L.A. Now
24 arrested after video of off-duty officer firing gun during dispute with teens sparks Anaheim protests

U.S. should try again on its college ratings system

Linking federal funding for colleges to their ratings would be a terrible decision

The Obama administration has taken on the admirable but tricky task of rating colleges based on real-life factors that might matter the most to working families. If they're going to scrape up the money for a four-year education, these families tend to worry foremost about how much it will cost, whether their children will graduate and get a job, and whether the new graduates will be able to pay off student loans. Less important to them might be what professors elsewhere think of a college, or how many applicants it rejects, factors that weight the rankings produced by various publications, most notably U.S. News & World Report.

It was obvious from the start, though, that a government ratings system would run into complications that might render it meaningless or unfair. Unfortunately, a preliminary sketch of the system, released to solicit public feedback, does little to allay those concerns.

The U.S. Education Department is rightly trying to avoid what one official called “false precision” — parsing minor variations among colleges and universities that make no real difference. But as a result, it is going so broad that the ratings would be all but meaningless. It intends to divide schools into three categories, essentially: excellent, bad and in between. Most colleges and universities would fall into the in-between category, which means that very few would receive a low rating. In other words, the only information families would get is that most schools are fine. That may be reassuring, but it isn't especially helpful.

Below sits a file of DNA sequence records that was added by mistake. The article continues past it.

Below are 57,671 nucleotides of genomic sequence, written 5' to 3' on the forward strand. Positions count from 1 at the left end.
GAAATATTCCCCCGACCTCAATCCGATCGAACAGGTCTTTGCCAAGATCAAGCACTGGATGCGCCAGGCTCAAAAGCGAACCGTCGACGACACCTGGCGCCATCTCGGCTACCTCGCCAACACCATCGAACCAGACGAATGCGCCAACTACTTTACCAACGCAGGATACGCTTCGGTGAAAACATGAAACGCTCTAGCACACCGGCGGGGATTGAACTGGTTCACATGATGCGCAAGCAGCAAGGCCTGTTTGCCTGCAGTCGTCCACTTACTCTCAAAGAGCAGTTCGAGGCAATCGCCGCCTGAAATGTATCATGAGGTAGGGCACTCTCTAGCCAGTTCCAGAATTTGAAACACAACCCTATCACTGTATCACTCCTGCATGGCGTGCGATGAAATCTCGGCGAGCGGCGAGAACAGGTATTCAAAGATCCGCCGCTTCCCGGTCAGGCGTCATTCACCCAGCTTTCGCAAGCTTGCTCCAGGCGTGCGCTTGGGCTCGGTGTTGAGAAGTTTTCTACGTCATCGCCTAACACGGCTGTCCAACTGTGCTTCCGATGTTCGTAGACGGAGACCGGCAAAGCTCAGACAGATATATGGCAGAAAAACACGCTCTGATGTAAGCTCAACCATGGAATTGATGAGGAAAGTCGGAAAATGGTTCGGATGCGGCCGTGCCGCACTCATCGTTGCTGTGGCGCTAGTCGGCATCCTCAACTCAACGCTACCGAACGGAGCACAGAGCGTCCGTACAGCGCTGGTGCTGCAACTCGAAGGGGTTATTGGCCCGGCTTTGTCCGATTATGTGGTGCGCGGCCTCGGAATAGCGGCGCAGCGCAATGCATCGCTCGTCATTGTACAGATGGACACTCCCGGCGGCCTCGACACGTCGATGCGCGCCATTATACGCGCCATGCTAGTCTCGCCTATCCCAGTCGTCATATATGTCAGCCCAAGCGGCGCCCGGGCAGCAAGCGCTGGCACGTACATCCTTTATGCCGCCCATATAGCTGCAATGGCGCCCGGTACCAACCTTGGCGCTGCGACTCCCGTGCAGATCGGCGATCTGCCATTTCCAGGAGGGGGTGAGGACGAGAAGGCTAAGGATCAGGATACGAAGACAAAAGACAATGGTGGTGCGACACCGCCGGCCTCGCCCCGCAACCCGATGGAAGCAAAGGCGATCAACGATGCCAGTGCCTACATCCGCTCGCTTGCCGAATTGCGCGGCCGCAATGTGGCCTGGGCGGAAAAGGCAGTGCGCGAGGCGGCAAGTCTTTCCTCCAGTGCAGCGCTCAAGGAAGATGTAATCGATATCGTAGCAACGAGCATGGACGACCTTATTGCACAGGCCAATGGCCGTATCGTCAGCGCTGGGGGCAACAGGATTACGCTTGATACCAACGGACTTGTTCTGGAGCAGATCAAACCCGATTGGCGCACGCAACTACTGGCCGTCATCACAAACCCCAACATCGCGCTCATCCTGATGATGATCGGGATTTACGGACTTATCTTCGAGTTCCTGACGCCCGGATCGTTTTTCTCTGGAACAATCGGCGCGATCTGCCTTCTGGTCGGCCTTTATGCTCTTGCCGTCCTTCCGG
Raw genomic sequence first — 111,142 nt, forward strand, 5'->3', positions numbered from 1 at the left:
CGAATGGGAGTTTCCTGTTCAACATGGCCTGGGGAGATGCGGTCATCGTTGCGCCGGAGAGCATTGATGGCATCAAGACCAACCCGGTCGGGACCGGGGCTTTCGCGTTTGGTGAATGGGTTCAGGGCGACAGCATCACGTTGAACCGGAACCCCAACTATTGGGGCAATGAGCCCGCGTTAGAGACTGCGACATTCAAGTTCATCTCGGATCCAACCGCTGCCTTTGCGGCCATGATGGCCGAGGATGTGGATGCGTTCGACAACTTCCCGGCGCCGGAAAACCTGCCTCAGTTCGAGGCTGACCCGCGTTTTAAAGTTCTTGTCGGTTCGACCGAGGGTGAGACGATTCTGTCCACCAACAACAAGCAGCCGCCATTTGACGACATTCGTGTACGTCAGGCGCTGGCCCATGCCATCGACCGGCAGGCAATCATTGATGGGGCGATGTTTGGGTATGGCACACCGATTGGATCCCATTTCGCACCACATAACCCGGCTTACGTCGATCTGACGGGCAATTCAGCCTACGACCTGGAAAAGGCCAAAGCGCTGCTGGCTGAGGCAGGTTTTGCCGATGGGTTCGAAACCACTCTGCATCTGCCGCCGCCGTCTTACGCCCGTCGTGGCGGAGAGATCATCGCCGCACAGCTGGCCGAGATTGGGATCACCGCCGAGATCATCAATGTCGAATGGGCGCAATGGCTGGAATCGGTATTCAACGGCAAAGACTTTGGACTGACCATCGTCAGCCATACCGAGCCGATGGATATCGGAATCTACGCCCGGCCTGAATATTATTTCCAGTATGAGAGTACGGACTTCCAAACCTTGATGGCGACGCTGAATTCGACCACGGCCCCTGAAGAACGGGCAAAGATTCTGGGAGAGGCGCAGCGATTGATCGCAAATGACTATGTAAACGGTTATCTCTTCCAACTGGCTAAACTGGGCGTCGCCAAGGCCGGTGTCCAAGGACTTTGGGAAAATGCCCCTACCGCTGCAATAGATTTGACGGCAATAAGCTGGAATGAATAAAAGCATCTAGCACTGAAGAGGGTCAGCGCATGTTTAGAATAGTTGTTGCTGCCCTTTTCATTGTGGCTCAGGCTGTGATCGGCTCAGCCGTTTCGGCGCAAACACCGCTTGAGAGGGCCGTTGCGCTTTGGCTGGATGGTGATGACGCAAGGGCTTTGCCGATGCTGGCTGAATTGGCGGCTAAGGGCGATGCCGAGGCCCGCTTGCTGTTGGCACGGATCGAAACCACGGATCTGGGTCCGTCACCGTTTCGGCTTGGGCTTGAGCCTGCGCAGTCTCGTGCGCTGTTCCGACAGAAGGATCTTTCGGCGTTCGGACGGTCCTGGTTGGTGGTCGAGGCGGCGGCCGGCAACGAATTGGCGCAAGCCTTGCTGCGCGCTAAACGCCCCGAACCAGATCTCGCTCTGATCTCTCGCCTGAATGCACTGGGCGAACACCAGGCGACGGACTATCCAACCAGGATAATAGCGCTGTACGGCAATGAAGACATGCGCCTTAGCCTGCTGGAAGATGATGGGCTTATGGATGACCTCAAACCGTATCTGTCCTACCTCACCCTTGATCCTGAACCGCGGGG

And it's even unclear how useful the information would be on schools with low ratings, which might turn off applicants for reasons that aren't relevant to their situation. Does the school have a low graduation rate, or does its focus on fine arts mean that graduates have trouble finding jobs soon after college? Would students intent on a career in the arts care about the latter, or figure that the less robust job market in arts is still a better fit for them than one in, say, petroleum engineering?

The Obama administration has pledged to avoid simplistic comparisons that don't reveal the real value of a college education. That's to its credit, but so far, the ratings appear to oversimplify complex information and compare too many apples with oranges and bananas. Worse, administration officials are considering linking federal funding for colleges to their ratings, which would be a terrible decision. Once a college's funding depends on its graduation rate, it can simply lower its standards to the point where almost everyone obtains a degree. The administration has given this an honest try, but it would be better off abandoning the project now than creating a shallow and misleading ratings system.

Follow the Opinion section on Twitter @latimesopinion

Copyright © 2017, Los Angeles Times